Chaos before the convention: the tactics of the Democratic candidates questioned | New
Preparations for this weekend’s Democratic State Convention were rocked on Thursday by allegations that a campaign for secretary of state falsely involved an endorsement from Governor Ned Lamont and another was trying to change the order of the ballot to his advantage.
Rep. Hilda Santiago’s campaign is trying to sell her as the publicly neutral governor’s secret choice, while Sen. Matt Lesser’s campaign is pressuring delegates and the convention rules committee to move the ballot into their race from last to the former for reasons that anyone other than political insiders might struggle to understand.
Seven Democratic candidates at statewide drop-in polls have jointly chastised Lesser — whose wife, Sarah Steinfeld, serves on the rules committee — for trying to change the rules of a two-day convention that opens today.
The intrigue comes from the crowded fields for Secretary of State and Treasurer, contests bound by a desire for a balanced ticket that reflects the identity politics of gender, race and ethnicity.
It also stems from the lack of party leaders willing or able to shape a statewide six-officer ticket.
“I think we have extraordinarily qualified people coming forward for these jobs. And I don’t put my thumb on the scales,” Lamont said Thursday. “Overall, I’ve always defended the most diverse team.”
But not to the point of declaring a preference between the two white men and three women of color running for secretary of state — or the black woman, black man, or Indian-American woman running for office. of treasurer.
“I’ll be comfortable with the outcome, but it will come out of this convention,” Lamont said. “People know what my priorities are, but we have a good group of people running.”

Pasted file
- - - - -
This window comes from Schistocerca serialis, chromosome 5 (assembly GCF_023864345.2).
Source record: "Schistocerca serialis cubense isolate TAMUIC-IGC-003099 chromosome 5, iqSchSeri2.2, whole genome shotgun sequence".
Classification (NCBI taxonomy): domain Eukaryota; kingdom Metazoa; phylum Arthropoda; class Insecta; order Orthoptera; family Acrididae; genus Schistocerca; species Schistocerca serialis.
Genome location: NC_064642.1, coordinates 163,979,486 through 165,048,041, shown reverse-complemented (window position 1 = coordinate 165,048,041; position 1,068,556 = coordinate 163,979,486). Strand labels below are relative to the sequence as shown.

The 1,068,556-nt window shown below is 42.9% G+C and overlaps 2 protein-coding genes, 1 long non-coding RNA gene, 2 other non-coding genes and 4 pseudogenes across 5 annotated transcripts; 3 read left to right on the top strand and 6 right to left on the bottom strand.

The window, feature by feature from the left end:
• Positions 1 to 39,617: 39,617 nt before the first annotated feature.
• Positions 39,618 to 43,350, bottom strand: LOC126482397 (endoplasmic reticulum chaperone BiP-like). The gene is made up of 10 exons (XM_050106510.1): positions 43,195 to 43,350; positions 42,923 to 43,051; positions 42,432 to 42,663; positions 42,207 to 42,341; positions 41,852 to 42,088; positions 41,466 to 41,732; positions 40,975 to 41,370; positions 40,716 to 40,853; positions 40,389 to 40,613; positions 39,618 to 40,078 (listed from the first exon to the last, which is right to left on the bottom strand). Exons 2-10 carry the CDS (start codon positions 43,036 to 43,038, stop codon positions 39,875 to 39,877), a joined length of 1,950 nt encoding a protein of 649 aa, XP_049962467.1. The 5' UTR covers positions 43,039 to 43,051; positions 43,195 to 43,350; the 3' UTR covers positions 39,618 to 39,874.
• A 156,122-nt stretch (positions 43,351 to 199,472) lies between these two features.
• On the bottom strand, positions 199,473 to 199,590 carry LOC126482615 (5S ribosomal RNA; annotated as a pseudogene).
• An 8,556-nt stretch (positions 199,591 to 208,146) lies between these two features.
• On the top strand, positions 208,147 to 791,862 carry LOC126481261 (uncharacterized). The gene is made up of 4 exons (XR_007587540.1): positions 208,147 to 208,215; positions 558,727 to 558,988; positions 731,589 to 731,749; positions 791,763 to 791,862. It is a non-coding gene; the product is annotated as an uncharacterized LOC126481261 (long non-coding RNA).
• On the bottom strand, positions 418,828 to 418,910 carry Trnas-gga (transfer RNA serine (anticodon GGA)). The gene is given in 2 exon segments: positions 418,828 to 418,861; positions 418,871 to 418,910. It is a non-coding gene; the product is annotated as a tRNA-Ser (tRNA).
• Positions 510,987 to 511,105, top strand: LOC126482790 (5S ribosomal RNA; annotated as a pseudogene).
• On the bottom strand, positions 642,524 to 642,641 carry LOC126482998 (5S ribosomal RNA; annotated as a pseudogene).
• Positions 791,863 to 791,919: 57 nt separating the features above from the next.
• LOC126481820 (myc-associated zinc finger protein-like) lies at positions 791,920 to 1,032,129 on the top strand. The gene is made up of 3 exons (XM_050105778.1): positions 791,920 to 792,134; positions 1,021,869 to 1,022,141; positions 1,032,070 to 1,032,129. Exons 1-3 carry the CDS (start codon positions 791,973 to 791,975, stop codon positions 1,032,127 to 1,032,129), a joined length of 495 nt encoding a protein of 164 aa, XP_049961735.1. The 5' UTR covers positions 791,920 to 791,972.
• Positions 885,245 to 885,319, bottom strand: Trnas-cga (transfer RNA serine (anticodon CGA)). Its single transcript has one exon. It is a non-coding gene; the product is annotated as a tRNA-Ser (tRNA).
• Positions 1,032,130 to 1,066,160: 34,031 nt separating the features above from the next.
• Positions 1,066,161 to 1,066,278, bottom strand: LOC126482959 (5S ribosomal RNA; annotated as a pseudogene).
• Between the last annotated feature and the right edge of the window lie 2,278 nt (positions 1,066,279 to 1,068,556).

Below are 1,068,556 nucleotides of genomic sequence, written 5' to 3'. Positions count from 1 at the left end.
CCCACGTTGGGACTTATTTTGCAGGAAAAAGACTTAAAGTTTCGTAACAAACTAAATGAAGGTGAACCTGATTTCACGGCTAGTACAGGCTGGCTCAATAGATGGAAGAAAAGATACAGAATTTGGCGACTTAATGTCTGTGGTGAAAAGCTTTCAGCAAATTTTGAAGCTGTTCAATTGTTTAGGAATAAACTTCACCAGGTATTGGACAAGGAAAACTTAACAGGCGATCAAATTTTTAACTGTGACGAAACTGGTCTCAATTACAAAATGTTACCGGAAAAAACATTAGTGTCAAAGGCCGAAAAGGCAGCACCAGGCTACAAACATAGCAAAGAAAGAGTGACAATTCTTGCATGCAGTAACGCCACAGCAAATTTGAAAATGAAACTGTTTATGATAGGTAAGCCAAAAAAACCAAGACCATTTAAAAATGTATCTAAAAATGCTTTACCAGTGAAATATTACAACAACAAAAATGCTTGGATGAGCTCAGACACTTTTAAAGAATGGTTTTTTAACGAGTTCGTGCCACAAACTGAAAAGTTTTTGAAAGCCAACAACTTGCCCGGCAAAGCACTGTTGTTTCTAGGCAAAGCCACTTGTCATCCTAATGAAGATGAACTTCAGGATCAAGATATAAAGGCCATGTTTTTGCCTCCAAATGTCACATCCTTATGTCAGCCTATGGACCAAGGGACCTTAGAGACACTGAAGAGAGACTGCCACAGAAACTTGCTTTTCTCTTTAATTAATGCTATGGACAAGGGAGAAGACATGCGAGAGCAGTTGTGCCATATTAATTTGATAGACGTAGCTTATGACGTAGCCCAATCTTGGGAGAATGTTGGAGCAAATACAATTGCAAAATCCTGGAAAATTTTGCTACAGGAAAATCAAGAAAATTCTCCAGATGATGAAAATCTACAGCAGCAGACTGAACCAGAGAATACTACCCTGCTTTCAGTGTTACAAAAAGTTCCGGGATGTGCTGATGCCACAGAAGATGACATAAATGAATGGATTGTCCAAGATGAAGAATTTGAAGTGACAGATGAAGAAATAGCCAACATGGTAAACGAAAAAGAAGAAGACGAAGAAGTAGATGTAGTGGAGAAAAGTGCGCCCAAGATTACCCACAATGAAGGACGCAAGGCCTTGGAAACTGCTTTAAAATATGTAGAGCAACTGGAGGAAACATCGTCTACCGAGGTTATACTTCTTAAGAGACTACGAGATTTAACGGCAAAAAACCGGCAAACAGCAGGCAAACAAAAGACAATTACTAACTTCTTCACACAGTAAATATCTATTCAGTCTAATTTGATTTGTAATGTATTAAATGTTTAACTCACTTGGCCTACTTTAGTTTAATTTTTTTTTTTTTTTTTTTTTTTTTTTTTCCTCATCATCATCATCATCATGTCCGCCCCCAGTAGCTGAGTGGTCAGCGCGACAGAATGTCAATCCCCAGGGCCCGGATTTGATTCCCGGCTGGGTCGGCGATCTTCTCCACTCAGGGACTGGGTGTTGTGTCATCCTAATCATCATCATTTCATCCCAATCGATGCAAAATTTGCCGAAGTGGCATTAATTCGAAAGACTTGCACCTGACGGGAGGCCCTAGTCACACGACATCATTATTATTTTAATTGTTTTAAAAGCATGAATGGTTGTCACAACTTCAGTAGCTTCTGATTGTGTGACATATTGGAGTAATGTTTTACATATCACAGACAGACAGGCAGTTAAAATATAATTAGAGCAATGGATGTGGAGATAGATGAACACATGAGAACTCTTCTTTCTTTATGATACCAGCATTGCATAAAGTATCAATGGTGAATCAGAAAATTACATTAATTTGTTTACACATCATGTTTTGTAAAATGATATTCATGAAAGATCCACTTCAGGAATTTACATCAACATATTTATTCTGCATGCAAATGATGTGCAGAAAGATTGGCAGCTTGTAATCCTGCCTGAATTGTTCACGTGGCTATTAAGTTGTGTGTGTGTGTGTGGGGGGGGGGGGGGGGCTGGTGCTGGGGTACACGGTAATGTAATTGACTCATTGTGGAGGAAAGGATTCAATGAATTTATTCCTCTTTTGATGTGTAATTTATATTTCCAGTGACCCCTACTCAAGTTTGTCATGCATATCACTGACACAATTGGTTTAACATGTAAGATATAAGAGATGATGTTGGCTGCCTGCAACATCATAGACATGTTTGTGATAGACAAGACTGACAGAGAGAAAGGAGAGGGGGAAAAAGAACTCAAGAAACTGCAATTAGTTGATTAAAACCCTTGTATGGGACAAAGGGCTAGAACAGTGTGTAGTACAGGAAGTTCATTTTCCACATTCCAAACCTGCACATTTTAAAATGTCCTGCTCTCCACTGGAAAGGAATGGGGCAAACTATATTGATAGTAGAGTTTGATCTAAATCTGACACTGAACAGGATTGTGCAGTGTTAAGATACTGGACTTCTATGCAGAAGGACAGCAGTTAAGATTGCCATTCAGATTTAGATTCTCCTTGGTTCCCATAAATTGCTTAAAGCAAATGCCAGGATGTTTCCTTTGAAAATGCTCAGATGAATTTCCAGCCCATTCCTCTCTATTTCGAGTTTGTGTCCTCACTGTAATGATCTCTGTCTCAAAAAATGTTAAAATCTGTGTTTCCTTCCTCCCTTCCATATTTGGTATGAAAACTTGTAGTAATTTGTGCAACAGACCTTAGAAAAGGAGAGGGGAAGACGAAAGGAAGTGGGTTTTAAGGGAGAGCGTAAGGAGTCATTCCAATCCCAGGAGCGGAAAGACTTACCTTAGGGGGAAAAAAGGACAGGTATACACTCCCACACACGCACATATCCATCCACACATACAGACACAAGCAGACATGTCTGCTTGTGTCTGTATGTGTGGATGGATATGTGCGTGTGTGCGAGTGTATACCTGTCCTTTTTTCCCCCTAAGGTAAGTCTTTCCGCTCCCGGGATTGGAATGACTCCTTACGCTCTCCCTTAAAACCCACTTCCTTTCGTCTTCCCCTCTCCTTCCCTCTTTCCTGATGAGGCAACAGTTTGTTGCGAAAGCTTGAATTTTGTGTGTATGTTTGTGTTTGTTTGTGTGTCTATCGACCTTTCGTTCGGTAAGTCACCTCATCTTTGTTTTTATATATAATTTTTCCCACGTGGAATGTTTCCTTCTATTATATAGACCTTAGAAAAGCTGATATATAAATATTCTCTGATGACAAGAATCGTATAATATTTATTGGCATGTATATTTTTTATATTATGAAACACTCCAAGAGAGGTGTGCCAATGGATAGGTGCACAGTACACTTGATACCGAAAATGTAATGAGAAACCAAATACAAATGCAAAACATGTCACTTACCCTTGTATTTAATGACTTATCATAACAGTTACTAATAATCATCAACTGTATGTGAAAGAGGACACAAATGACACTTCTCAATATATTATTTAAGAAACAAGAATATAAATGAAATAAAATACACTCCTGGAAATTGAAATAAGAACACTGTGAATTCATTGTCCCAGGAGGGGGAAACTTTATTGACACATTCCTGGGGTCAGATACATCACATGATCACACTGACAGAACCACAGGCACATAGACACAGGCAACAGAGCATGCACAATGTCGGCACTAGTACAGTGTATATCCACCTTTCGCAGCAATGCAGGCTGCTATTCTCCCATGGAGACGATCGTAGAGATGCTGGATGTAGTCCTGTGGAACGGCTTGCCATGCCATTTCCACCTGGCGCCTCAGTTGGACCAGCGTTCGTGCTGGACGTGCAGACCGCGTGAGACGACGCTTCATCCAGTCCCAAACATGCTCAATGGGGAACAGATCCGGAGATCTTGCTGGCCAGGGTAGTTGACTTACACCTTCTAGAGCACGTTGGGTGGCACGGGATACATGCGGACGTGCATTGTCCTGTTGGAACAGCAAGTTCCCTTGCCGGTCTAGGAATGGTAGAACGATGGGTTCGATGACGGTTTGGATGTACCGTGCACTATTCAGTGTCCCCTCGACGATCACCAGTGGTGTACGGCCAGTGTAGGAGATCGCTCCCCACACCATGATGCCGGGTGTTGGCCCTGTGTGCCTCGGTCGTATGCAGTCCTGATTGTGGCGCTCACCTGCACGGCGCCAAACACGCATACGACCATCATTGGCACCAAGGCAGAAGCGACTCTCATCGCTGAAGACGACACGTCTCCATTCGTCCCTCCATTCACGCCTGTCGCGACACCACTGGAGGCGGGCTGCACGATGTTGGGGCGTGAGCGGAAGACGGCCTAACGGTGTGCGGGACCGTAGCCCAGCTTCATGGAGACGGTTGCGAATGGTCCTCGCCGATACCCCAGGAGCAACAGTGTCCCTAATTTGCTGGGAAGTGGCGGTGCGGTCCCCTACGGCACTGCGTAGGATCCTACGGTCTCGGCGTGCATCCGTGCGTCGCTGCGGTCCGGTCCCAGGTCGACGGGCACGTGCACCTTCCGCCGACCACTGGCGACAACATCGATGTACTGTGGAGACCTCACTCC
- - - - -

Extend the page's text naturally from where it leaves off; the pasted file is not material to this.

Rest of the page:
Santiago’s claim; Lesser’s changes
Lamont’s general call for diversity without favoring one candidate created an opening for Santiago’s campaign to send delegates an article published by Hearst Connecticut citing unnamed sources claiming that Lamont wanted a Hispanic on the ticket. As Hearst also reported, the campaign suggested on social media that this candidate was Santiago.
Santiago, from Meriden, is competing against Rep. Stephanie Thomas from Norwalk, Maritza Bond from New Haven, Rep. Josh Elliott from Hamden and Sen. Matt Lesser from Middletown. Santiago and Bond are Latinas, Thomas is Black, and both men are White.
Although the suggestion of a Lamont endorsement annoyed his contestants, it didn’t stop them from joining in an extraordinary rebuke from Lesser for what they say was an 11-hour effort to overturn a ballot order that, depending on the party, was determined at random.
Lesser’s campaign wants the secretary of state’s endorsement to come first, not last, on Saturday, as is now expected.
The reason for this is identity politics and the assumption of how delegates will react if they are convinced that the ticket is not diverse enough. His campaign theory is that delegates may be reluctant to vote for a white man in the final contest if a black candidate had not already been approved for the position of treasurer.